The way forward for employers….

Employers will need to keep control to a minimum, both in the contract and in reality, to protect against a finding of worker status, rather than self-employed. The tribunals are increasingly critical of arrangements that disguise workers as self-employed individuals.

Against this background, it may be that, ultimately, employers will be vulnerable to a finding that their contractors are actually deemed to be ‘workers’ if they require their contractors to meet their standards and perform the work required of them, whether this is reflected in the contractual documentation or simply in the day-to-day working arrangements.

Therefore, employers should take care and reconsider how they classify those who work for them. If in doubt it will be important to make allowances for holiday pay and compliance with the national minimum wage – especially in light of the recent ruling that tribunal fees are unlawful because this could well see a rise in the number of claims lodged by workers in respect of their employment status.

October 4

How to manage annual leave: five common employer pitfalls

Mismanagement of annual leave can have a dramatic impact on a company’s business, as demonstrated by Ryanair’s cancellation of hundreds of flights after it admitted “messing up” the planning of pilots’ holiday. Where do employers commonly get annual leave wrong?

1. Not encouraging employees to take annual leave across the leave year
Allowing staff to build up too much annual leave and not spread out their holidays over the year can be a major problem for employers. This can occur where there is an excess of work to do or where a business is struggling – in either case employees may feel that they are simply not in a position to take annual leave at certain times during the year without putting their job at risk.

Employers should therefore encourage employees to plan and take annual leave. This will prevent the workforce from building up an excessive amount of leave to take at the end of the leave year which is always tricky for a business to navigate through. It will also ensure that employees take proper breaks through the year thus reducing the risk of increased absenteeism due to stress and other factors caused by over work.

Typically, the responsibility for monitoring annual leave is allocated to line managers, who should periodically check their employees’ annual leave balance and remind staff that they need to use the holiday up by the end of the leave year.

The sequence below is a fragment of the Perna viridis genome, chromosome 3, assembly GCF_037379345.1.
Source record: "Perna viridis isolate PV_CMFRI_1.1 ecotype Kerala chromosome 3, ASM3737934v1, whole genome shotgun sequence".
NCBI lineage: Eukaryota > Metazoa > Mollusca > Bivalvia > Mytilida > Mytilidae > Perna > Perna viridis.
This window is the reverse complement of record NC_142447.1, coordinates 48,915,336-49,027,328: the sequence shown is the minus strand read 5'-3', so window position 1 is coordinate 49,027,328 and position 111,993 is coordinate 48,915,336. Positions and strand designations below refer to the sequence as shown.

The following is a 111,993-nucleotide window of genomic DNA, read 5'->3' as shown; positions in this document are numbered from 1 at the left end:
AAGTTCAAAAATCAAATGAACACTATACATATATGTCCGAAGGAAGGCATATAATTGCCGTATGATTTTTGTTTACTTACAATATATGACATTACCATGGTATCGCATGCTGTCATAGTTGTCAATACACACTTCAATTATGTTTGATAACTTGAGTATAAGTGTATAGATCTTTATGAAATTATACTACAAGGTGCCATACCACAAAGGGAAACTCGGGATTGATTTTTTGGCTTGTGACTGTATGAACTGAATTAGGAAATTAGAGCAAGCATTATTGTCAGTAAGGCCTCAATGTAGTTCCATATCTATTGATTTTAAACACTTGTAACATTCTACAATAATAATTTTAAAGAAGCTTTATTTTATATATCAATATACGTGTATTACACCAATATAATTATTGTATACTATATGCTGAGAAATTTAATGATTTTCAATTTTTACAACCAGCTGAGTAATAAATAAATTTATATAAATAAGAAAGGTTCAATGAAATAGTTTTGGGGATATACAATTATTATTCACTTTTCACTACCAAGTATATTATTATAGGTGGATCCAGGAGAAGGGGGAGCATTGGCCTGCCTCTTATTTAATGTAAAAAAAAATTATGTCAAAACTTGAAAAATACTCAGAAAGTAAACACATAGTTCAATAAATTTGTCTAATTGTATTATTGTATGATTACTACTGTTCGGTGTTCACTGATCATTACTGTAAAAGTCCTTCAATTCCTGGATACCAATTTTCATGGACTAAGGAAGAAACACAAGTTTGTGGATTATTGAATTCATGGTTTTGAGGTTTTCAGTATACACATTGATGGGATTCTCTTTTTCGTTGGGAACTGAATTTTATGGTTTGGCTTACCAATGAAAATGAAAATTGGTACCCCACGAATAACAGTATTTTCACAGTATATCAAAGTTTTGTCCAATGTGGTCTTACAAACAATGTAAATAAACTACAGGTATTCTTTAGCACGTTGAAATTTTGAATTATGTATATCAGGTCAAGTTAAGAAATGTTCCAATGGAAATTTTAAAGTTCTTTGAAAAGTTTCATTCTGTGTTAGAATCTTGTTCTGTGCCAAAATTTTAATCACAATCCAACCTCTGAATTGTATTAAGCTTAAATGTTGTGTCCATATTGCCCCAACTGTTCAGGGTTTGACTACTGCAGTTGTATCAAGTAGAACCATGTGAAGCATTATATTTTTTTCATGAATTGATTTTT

2. “Buying out” employees’ annual leave entitlement

An employer may be tempted to offer staff a cash substitute in return for giving up their annual leave entitlement, for example to solve a staffing crisis, complete a big project, or tackle a build-up of accrued but untaken holiday across its workforce.

However, it is unlawful to pay employees in lieu of their minimum statutory annual leave entitlement except on termination of employment. When an employee leaves a job part way through the holiday year he or she will be entitled to be paid for any accrued statutory holiday not taken at the date of termination.

3. Allowing employees to carry over excessive amounts of holiday

The general rule is that your basic statutory holiday entitlement under the EU Working Time Directive (four weeks of holiday) must be taken during the holiday year. Otherwise it will be lost.

The only exception is if you are unable to take your holiday because you are sick, injured, pregnant or on maternity leave. In these circumstances, you can carry forward your holiday into the next holiday year.

If you are entitled to more than the statutory minimum amount of paid holidays (in the UK all employees are automatically entitled to a minimum of a further eight days) then you may be able to carry the extra days forward – or at least some of them. This depends upon your contract of employment which should clearly state whether or not you are allowed to carry over accrued but untaken days holiday from one holiday year to the next, if so how many, and whether they have to be taken say within the first quarter of the next holiday year.

4. Allowing too many employees to take leave at the same time

One of the biggest dangers for employers is the knock-on effect on the business of allowing too many employees to take time off during particular periods, typically the summer or at Christmas.

Line managers can sometimes be reluctant to turn down employees’ holiday requests, particularly if an employee has already planned a trip, but they should be reminded that employers are not obliged to agree to a worker’s request to take holiday at a particular time, unless the employment contract provides otherwise.

Employers should have a clear policy on holiday requests (typically, a “first-come, first-served” approach). Line managers should be brave enough to turn down holiday requests (with the correct notice) when the timing of leave would cause the business difficulties.

5. Not paying employees the right amount during annual leave

In recent years, perhaps the single biggest employment law headache for UK employers has revolved around the calculation of holiday pay – namely the fact that it is no longer permissible to calculate holiday pay on the basis of an employee’s basic pay only.

Case law has established that pay during annual leave should now include other payments such as overtime pay (both compulsory and voluntary), commission, standby/call-out allowances, shift premia and travel allowances.

Employers need to decide on a sensible approach to holiday pay calculations, particularly the length of time used to calculate the average (with 12 weeks being a popular suggestion) and what allowances should be included (if in doubt, include it). A holiday pay miscalculation across the workforce could be costly in the long run.

Managing annual leave: do’s and don’ts for line managers

1. Do encourage staff to submit dates for their holiday as far in advance as possible.